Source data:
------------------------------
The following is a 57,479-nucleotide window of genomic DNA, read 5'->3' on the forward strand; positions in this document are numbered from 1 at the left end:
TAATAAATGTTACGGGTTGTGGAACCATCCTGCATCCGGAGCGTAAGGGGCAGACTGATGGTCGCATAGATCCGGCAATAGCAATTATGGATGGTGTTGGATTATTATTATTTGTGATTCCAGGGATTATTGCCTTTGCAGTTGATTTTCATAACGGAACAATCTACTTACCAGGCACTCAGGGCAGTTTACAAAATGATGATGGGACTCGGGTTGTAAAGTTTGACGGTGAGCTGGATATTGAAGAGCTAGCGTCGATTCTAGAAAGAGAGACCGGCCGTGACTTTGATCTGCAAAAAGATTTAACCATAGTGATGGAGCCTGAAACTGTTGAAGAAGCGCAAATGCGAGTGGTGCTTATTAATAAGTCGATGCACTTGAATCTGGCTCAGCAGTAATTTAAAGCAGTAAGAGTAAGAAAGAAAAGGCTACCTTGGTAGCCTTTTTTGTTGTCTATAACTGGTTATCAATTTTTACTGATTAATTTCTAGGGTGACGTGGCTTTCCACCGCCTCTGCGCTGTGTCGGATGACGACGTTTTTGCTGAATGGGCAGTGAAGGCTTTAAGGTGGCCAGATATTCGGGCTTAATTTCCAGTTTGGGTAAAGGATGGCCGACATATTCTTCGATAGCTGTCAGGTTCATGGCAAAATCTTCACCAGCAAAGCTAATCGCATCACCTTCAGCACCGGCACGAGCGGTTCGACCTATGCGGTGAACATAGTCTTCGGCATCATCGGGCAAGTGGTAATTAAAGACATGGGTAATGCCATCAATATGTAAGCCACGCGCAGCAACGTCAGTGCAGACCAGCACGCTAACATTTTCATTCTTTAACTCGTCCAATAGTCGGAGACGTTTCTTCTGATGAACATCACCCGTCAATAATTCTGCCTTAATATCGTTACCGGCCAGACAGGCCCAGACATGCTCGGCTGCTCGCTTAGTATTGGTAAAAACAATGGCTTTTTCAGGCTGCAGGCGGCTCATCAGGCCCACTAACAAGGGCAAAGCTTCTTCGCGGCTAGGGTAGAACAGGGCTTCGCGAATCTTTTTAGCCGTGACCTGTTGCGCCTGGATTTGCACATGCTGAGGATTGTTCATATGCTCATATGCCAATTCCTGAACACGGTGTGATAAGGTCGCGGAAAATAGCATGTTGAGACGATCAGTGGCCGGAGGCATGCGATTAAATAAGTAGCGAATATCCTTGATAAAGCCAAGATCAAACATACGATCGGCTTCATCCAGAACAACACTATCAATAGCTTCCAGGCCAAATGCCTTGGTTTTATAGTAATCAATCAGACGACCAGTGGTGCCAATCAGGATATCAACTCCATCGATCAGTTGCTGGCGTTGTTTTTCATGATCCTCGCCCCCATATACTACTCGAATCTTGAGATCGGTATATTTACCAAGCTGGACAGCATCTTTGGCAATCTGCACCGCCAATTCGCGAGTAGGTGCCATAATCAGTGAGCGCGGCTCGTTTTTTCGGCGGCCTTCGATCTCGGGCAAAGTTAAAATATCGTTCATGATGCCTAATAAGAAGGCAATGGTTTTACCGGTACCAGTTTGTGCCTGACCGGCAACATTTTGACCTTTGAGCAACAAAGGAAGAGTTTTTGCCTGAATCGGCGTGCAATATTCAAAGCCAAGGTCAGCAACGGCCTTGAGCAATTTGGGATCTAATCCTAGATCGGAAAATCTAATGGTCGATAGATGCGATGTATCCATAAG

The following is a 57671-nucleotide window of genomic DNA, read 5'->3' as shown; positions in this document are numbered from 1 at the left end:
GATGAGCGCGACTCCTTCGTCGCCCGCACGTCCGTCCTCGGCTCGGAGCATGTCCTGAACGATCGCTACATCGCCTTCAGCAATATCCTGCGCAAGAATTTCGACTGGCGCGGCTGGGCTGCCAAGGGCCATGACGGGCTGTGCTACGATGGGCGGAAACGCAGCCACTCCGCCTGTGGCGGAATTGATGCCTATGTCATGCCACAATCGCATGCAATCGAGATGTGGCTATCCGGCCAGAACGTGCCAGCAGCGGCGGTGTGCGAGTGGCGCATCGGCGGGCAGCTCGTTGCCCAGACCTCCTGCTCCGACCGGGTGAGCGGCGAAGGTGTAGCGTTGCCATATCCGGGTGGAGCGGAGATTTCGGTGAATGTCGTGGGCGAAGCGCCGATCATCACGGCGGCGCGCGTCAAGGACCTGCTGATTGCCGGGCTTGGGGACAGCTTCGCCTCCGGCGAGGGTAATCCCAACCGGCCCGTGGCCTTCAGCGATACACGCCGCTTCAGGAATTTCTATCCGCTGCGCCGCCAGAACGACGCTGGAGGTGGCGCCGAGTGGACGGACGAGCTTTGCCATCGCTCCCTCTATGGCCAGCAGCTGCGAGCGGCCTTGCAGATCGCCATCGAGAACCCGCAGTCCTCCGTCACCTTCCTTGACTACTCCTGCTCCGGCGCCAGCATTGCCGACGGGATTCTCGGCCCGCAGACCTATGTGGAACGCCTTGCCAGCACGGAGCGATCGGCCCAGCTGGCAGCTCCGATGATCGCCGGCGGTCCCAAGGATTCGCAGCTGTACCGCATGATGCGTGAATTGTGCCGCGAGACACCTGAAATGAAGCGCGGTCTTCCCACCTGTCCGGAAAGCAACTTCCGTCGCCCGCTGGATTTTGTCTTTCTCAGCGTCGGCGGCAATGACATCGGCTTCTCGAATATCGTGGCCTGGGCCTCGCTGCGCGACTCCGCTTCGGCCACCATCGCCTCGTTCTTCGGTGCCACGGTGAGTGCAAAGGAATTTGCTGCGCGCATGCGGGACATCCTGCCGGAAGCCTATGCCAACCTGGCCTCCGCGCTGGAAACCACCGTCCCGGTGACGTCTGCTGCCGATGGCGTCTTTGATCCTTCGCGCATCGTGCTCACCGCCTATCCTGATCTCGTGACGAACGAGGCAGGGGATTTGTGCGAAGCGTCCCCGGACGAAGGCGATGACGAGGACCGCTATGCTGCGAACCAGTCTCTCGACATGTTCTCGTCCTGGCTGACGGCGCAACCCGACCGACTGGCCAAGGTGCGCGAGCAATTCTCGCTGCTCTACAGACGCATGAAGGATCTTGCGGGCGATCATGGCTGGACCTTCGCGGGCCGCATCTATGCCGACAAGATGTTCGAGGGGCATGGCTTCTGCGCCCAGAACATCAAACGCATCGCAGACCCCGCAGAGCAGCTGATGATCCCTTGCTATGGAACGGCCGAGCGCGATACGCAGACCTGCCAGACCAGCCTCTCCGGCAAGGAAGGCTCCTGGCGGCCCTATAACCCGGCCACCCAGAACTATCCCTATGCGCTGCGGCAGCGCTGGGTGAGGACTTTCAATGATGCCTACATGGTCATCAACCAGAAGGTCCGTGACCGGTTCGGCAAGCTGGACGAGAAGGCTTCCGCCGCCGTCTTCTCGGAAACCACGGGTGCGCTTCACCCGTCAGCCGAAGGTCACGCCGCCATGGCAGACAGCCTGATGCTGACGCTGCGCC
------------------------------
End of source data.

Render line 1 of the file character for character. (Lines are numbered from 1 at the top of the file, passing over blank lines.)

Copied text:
The following is a 57,479-nucleotide window of genomic DNA, read 5'->3' on the forward strand; positions in this document are numbered from 1 at the left end: